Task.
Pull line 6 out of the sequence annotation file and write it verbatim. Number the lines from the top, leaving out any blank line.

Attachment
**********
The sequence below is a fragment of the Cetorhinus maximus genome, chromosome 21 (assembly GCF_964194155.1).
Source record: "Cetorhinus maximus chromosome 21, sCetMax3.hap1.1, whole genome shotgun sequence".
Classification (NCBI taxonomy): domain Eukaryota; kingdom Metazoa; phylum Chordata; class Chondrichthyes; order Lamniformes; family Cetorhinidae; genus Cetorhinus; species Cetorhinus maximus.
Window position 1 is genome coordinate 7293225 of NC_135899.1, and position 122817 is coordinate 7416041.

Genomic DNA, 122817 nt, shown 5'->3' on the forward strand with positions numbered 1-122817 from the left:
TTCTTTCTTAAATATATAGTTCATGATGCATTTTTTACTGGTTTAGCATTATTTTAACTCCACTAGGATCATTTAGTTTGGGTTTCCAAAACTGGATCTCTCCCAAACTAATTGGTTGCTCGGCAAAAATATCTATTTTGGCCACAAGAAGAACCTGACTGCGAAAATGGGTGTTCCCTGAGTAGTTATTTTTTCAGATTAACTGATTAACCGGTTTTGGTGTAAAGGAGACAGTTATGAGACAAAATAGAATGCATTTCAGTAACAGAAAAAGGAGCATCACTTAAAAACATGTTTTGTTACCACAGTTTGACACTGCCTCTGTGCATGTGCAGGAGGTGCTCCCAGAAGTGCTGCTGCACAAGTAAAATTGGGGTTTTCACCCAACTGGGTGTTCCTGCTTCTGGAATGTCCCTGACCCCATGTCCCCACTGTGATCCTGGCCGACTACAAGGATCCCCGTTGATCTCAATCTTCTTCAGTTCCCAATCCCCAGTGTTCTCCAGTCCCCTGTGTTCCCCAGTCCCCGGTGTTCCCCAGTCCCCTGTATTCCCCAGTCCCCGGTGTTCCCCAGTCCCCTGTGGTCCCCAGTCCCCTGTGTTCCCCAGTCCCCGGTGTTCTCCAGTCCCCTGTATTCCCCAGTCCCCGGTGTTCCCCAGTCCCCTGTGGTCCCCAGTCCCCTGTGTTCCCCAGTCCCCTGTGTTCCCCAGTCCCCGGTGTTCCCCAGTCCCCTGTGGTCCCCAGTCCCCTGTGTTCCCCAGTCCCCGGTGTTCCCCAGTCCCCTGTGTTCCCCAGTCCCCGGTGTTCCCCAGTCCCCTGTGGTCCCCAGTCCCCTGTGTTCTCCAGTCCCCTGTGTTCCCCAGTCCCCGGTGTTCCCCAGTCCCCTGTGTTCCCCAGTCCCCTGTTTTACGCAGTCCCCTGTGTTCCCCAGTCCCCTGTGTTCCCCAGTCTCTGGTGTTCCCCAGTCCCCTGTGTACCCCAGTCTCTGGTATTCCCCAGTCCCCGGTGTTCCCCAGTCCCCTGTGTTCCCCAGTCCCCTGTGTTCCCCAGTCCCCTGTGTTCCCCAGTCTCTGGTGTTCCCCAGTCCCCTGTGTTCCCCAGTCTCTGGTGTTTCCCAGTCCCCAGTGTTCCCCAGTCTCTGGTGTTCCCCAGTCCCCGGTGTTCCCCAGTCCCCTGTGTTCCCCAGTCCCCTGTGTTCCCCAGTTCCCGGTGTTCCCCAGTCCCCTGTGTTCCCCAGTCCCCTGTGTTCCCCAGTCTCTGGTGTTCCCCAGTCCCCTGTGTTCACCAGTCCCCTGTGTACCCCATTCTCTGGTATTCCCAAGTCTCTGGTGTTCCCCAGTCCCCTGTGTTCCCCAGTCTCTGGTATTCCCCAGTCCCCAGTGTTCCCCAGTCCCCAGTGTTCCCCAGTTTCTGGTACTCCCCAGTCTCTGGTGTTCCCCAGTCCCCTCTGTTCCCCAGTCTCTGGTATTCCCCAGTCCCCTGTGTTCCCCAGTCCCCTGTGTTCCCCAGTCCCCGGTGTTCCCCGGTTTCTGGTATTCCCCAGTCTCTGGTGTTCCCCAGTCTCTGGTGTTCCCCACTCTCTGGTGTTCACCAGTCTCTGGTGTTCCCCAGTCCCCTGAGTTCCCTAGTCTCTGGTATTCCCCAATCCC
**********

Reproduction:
TTCTTTCTTAAATATATAGTTCATGATGCATTTTTTACTGGTTTAGCATTATTTTAACTCCACTAGGATCATTTAGTTTGGGTTTCCAAAACTGGATCTCTCCCAAACTAATTGGTTGCTCGGCAAAAATATCTATTTTGGCCACAAGAAGAACCTGACTGCGAAAATGGGTGTTCCCTGAGTAGTTATTTTTTCAGATTAACTGATTAACCGGTTTTGGTGTAAAGGAGACAGTTATGAGACAAAATAGAATGCATTTCAGTAACAGAAAAAGGAGCATCACTTAAAAACATGTTTTGTTACCACAGTTTGACACTGCCTCTGTGCATGTGCAGGAGGTGCTCCCAGAAGTGCTGCTGCACAAGTAAAATTGGGGTTTTCACCCAACTGGGTGTTCCTGCTTCTGGAATGTCCCTGACCCCATGTCCCCACTGTGATCCTGGCCGACTACAAGGATCCCCGTTGATCTCAATCTTCTTCAGTTCCCAATCCCCAGTGTTCTCCAGTCCCCTGTGTTCCCCAGTCCCCGGTGTTCCCCAGTCCCCTGTATTCCCCAGTCCCCGGTGTTCCCCAGTCCCCTGTGGTCCCCAGTCCCCTGTGTTCCCCAGTCCCCGGTGTTCTCCAGTCCCCTGTATTCCCCAGTCCCCGGTGTTCCCCAGTCCCCTGTGGTCCCCAGTCCCCTGTGTTCCCCAGTCCCCTGTGTTCCCCAGTCCCCGGTGTTCCCCAGTCCCCTGTGGTCCCCAGTCCCCTGTGTTCCCCAGTCCCCGGTGTTCCCCAGTCCCCTGTGTTCCCCAGTCCCCGGTGTTCCCCAGTCCCCTGTGGTCCCCAGTCCCCTGTGTTCTCCAGTCCCCTGTGTTCCCCAGTCCCCGGTGTTCCCCAGTCCCCTGTGTTCCCCAGTCCCCTGTTTTACGCAGTCCCCTGTGTTCCCCAGTCCCCTGTGTTCCCCAGTCTCTGGTGTTCCCCAGTCCCCTGTGTACCCCAGTCTCTGGTATTCCCCAGTCCCCGGTGTTCCCCAGTCCCCTGTGTTCCCCAGTCCCCTGTGTTCCCCAGTCCCCTGTGTTCCCCAGTCTCTGGTGTTCCCCAGTCCCCTGTGTTCCCCAGTCTCTGGTGTTTCCCAGTCCCCAGTGTTCCCCAGTCTCTGGTGTTCCCCAGTCCCCGGTGTTCCCCAGTCCCCTGTGTTCCCCAGTCCCCTGTGTTCCCCAGTTCCCGGTGTTCCCCAGTCCCCTGTGTTCCCCAGTCCCCTGTGTTCCCCAGTCTCTGGTGTTCCCCAGTCCCCTGTGTTCACCAGTCCCCTGTGTACCCCATTCTCTGGTATTCCCAAGTCTCTGGTGTTCCCCAGTCCCCTGTGTTCCCCAGTCTCTGGTATTCCCCAGTCCCCAGTGTTCCCCAGTCCCCAGTGTTCCCCAGTTTCTGGTACTCCCCAGTCTCTGGTGTTCCCCAGTCCCCTCTGTTCCCCAGTCTCTGGTATTCCCCAGTCCCCTGTGTTCCCCAGTCCCCTGTGTTCCCCAGTCCCCGGTGTTCCCCGGTTTCTGGTATTCCCCAGTCTCTGGTGTTCCCCAGTCTCTGGTGTTCCCCACTCTCTGGTGTTCACCAGTCTCTGGTGTTCCCCAGTCCCCTGAGTTCCCTAGTCTCTGGTATTCCCCAATCCC